58

In the initial drafting of a new gem I need to leave some method implementations empty ( to be implemented in the next )

Therefore, I would like to signal a "not implemented yet" exception

I'm wondering if there is a best practice or standard conventions specific to the Ruby language to code this kind of placeholder / exception.

i.e: something like:

  • Clarification: In this pre-release stage we need a way to leave a placeholder (i.e. we want the method to be defined: it will be in the self.methods of the class we are writing ) but until the concrete implementation is made we need the failure of tests and a track easily and immediately understandable. – Franco Rondini Dec 2 '12 at 11:28
27

You should raise NotImplementedError

raise NotImplementedError

ruby-doc

  • 13
    Just keep in mind, that, according to 2.3.0 documentation, NotImplementedError is not intended to use in that way, but it signals that feature is not implemented on the current platform. It also has the unusual inheritance chain ScriptError > Exception, where most of the exceptions are inherited from StandardError. You can probably create your own error to signify that and inherit it from StandardError and that may be even better. – Ivan Kolmychek Jun 15 '16 at 12:02
  • @IvanKolmychek what exception class should I use in case of feature is not implemented yet on current platform ? – pasha.zhukov Jun 16 '16 at 20:21
  • 1
    best way to do this that I see is to create your custom exception class that will inherit StandardError, so, it can be properly catched if needed. Here is why catching something other (like SyntaxError, from which NotImplementedError is inherited in 2.3.0) can be a bad idea: stackoverflow.com/questions/10048173/… – Ivan Kolmychek Jun 17 '16 at 8:58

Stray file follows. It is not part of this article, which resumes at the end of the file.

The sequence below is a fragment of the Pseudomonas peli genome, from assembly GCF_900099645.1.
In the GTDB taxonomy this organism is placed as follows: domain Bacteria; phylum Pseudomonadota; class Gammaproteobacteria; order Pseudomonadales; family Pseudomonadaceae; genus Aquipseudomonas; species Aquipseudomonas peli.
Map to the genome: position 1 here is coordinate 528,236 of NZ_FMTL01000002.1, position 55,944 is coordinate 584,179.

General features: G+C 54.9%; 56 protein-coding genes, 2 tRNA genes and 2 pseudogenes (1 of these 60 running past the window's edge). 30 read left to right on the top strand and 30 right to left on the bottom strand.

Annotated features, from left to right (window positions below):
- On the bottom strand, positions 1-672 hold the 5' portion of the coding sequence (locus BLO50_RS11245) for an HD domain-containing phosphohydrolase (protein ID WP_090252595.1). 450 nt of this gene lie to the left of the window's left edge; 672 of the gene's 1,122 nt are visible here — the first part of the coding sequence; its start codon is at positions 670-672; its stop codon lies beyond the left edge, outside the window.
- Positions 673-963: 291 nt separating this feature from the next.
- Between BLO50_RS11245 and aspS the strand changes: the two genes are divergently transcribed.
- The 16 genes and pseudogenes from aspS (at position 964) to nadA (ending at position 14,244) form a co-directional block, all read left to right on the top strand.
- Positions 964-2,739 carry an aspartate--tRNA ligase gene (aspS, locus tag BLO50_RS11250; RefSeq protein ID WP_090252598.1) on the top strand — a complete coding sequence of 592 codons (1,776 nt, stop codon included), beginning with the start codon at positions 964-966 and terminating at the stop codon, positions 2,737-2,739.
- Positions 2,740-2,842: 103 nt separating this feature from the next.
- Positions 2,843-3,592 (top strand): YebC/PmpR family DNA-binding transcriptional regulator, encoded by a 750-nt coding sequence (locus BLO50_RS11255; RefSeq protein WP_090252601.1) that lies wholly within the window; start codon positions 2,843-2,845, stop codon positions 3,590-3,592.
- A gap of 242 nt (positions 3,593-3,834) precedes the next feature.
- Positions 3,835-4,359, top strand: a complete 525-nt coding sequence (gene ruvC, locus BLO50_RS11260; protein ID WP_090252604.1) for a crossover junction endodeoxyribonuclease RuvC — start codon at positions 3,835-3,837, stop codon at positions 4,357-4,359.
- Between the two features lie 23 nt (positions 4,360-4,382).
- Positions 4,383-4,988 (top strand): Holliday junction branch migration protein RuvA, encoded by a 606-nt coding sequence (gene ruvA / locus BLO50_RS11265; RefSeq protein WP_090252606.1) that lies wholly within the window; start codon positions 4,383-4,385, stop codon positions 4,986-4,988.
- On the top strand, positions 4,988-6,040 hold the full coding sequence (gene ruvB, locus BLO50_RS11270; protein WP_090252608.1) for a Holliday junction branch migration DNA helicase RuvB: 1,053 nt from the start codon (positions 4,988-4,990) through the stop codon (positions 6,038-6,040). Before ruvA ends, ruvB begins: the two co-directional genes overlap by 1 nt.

• Here's what the original answer (which has now been deleted) said. I felt this had some additional color on this that's now missing, for some reason. imgur.com/a/FSbVm – GuyPaddock Aug 31 '17 at 15:56
4

You may use the todonotes-gem

There is a documentation with some examples.

It doesn't implement an exception, but a logging mechanism and a possibility for temporary solutions.

  • +1 the solution may be interesting for my case – Franco Rondini Dec 2 '12 at 10:04
  • 1
    @FrancoRondini I published a new version (same functionality, but another filestructure and improved documentation) – knut Dec 2 '12 at 22:02
2

Looks like the original answer, which suggested raising NotImplementedError, was removed. I'll take a crack at it: write documentation.

Don't add code that's just a placeholder. You wouldn't want folks coding against that API so don't even give them a chance (yourself included). Instead, document the road map you are currently planning on in the class and/or README. Then be open to it changing. Odds are by the time you get around to solving whatever problem is in the road map you'll have new thoughts on what is the appropriate solution. I think this is the right course of action in any language/framework, but I think Ruby in particular encourages us to not write code that you don't plan on having executed.